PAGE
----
In the 1940s, following occupation of Malaysia by the Japanese, the second rubber boom took place, and many rubber tappers started to move up the Pacaas Novos river and its tributary, the Ouro Preto, so that by 1950 the former was the most densely occupied affluent of the Mamoré. This was the peak of the conflicts between the Wari’ and the ‘civilized peoples.’ Rubber plantation owners organized extermination expeditions in which villages were attacked at dawn, sometimes using machine guns and killing a large proportion of their inhabitants. The Wari’ were not slow in seeking revenge: rubber tappers and railway workers were found dead with their bodies riddled with arrows. The tension of the conflict forced the IPS into remedial action, beginning the process of ‘pacification’ with the setting up of ‘attraction posts’ in various localities.
The first peaceful contact was established only in 1956, with the participation of fundamentalist missionaries from the Brazilian New Tribes Mission. At the time of contact, the Wari’ occupied villages situated along the Lage river (an affluent of the right bank of the Mamoré) and its affluents, on the headwaters of the Ribeirão river, on tributaries of the right bank of the Pacaas Novos river (upper Ouro Preto, Mana to’, Santo André creek, Negro river and its affluent, the Ocaia) and finally on the Dois Irmãos river, an affluent of the left bank of the same river. The ‘pacification’ process lasted over ten years (until 1969, when the last isolated Indians were re-settled): the Wari’ had been dispersed over a vast territory and, even after settling at the Posts, returned to the forest whenever they felt threatened, especially by epidemics which killed more than two-thirds of the population during the contact period.
The local groups and subgroups
The Wari’ have no name that refers to the group as a whole – that is, no name for the social unit usually referred to as ‘a tribe’ or, in more modern fashion, as ‘an ethnic group.’ The word wari’ designates the pronoun for the first person plural inclusive, ‘we,’ which also means ‘human being,’ people.’ This is the form by which they are known regionally and how they prefer to be called by Whites.
The widest ethnic unit defined by them corresponds to what we refer to here as a subgroup. There is no generic name for subgroup, only for ‘a person from another subgroup,’ tatirim, which we translate as ‘stranger’.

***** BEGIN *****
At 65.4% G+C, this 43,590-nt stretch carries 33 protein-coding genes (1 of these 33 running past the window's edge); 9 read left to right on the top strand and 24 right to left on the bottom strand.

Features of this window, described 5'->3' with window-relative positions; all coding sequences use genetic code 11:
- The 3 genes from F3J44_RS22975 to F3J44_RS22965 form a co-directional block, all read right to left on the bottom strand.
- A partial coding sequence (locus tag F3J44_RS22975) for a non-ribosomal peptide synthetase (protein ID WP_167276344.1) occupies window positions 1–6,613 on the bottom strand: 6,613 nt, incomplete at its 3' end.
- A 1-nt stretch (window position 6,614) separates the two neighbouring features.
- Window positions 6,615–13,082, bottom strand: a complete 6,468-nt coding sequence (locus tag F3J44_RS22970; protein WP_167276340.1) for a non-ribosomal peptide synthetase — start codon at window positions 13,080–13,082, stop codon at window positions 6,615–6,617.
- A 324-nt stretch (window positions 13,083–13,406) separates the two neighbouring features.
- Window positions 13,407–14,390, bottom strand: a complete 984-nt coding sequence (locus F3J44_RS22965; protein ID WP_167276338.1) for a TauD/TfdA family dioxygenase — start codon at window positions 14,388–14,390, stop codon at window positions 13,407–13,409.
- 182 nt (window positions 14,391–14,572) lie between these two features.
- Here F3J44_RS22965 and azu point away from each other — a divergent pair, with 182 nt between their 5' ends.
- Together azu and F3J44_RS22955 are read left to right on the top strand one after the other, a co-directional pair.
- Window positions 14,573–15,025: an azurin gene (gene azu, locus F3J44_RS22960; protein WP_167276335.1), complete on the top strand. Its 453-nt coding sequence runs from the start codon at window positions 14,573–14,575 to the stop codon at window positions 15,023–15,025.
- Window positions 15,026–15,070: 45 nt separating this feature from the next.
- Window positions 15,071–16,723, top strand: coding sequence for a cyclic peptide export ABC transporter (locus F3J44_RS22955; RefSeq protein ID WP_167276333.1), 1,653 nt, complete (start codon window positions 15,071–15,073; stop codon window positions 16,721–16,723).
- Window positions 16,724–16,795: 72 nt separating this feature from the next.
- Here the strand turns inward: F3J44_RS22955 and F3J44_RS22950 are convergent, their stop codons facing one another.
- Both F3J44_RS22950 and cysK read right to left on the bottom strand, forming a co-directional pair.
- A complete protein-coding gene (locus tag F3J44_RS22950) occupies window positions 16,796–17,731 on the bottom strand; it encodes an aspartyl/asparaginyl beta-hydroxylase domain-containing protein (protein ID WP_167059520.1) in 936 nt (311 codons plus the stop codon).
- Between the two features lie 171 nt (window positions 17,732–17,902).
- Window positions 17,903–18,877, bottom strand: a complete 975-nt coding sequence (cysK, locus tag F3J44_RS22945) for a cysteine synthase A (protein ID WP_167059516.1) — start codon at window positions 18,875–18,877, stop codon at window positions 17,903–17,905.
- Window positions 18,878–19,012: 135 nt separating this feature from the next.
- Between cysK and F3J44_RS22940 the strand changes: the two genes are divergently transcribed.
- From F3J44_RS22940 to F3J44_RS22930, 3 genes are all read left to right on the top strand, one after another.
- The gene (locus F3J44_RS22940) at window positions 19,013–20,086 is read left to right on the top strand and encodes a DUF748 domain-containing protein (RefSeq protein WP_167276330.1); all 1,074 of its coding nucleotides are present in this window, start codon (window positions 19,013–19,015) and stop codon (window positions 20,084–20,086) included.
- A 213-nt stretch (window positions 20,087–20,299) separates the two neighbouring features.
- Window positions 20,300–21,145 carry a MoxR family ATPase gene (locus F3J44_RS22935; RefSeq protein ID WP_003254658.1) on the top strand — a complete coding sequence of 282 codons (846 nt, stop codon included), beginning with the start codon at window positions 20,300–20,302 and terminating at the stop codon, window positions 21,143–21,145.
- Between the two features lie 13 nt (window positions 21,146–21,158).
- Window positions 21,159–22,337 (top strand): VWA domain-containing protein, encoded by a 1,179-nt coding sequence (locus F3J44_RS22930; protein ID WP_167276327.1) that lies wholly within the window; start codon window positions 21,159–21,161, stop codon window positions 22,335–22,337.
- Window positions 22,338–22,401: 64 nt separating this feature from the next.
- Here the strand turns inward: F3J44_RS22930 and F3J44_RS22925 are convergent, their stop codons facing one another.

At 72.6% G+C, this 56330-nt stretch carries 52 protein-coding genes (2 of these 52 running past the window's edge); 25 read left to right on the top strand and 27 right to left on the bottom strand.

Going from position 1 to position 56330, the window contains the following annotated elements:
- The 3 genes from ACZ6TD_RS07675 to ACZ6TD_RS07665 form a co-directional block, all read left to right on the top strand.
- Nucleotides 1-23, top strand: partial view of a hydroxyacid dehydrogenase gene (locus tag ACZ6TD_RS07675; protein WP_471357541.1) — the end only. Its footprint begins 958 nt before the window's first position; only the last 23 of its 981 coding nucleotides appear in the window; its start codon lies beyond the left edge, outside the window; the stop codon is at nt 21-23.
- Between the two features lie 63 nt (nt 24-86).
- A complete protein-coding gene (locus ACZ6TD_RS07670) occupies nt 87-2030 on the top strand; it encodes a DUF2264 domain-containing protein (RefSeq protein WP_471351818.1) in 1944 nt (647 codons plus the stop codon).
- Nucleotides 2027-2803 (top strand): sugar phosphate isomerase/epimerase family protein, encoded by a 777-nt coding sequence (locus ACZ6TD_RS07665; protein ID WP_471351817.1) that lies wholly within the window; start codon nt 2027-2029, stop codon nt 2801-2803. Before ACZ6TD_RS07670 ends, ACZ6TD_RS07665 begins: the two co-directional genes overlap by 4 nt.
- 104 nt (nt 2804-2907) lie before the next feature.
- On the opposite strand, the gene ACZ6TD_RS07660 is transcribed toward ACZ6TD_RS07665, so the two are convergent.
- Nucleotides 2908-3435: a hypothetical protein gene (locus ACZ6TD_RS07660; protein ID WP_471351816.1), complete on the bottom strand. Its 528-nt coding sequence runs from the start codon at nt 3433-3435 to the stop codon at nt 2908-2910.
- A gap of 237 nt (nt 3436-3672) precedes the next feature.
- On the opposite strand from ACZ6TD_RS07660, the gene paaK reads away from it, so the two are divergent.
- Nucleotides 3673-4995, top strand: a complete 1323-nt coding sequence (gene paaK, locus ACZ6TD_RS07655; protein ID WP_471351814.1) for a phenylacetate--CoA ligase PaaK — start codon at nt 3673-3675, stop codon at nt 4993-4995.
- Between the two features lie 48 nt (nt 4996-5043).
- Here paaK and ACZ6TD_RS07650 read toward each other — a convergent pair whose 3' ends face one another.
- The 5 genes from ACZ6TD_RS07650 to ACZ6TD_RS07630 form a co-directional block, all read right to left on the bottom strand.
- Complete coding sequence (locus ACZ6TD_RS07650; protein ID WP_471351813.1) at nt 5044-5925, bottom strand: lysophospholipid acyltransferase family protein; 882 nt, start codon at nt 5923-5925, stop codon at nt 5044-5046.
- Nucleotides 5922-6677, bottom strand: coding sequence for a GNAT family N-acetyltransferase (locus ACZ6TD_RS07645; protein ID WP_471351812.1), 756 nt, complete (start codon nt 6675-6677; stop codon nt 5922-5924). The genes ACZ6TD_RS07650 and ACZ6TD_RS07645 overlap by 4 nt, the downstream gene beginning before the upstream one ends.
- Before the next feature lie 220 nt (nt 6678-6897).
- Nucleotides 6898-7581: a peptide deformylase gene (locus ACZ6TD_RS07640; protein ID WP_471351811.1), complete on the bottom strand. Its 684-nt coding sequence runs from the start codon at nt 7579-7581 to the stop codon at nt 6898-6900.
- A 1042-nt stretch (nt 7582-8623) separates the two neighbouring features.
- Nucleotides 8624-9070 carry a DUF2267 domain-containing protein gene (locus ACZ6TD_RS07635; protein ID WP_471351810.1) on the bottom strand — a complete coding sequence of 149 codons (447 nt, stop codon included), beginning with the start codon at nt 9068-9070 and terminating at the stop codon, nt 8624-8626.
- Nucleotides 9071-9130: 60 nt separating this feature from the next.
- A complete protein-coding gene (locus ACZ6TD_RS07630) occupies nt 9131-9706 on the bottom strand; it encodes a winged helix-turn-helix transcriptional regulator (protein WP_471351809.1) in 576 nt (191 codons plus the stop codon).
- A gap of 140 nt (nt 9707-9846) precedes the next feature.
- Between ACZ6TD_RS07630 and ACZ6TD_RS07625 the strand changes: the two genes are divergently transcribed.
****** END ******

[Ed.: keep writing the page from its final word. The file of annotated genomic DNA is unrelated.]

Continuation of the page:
Each subgroup has a name. Today these comprise the OroNao, OroEo, OroAt, OroMon, OroWaram and OroWaramXijein (oro is a collectivizing particle that can be translated as ‘people’ or ‘group’). Some individuals identify themselves with two other subgroups that no longer exist: the OroJowin and the OroKaoOroWaji.
Each subgroup was linked until the moment of ‘pacification’ – and in part still today– to a specific territory, consisting of a set of named areas, inhabited by local groups. The local groups possessed a set of brothers as a nucleus, very often married to a group of sisters. Polygyny, especially sororal polygyny (that is, simultaneous marriage to one or more of the wife’s sisters) was frequent. It was usual for the couple to vary their place of residence, sometimes living with the woman’s parents, sometimes with the man’s parents. As a result, it is impossible to define a rule of residence. A group would stay at the same location for one to five years: after this period, its composition and the site of the settlement would change. The village settlements were always located on the Amazonian terra firma, away from flooded areas and by the shores of small year-round rivers. Villages were made up of a set of houses occupied by nuclear families and a men’s house, which functioned as a dormitory for single adolescents and a meeting place for adult men.
There was always a maize swidden on the outskirts of the village: this provided the Wari’’s staple crop. In actuality, it was availability of the soil type favorable to maize cultivation – black earth – which determined where the village would be located.
The association of the subgroup to the territory is something insistently stressed by the Wari’, and the antonym of ‘stranger,’ tatirim, a member of another subgroup, is ‘land fellow,’ win ma. But the frontiers of these territories were fluid: if a particular area normally associated with one subgroup came to be occupied by a set of people whose nucleus was made up of men from another subgroup, this area would then become recognized as the latter’s territory.
There is no clear rule defining membership of a subgroup. Children are said to belong to either the father’s or the mother’s subgroup, or to the subgroup linked with the territory in which they were born. The identity of a person is gradually constituted during their life, through communal living with their co-residents, especially through commensality. Despite appearances, this does not mean that the Wari’ assume that affiliation to a subgroup can vary during a person’s lifetime. Instead, any individual possesses a kind of multiple identity, where different people classify a particular individual in different ways.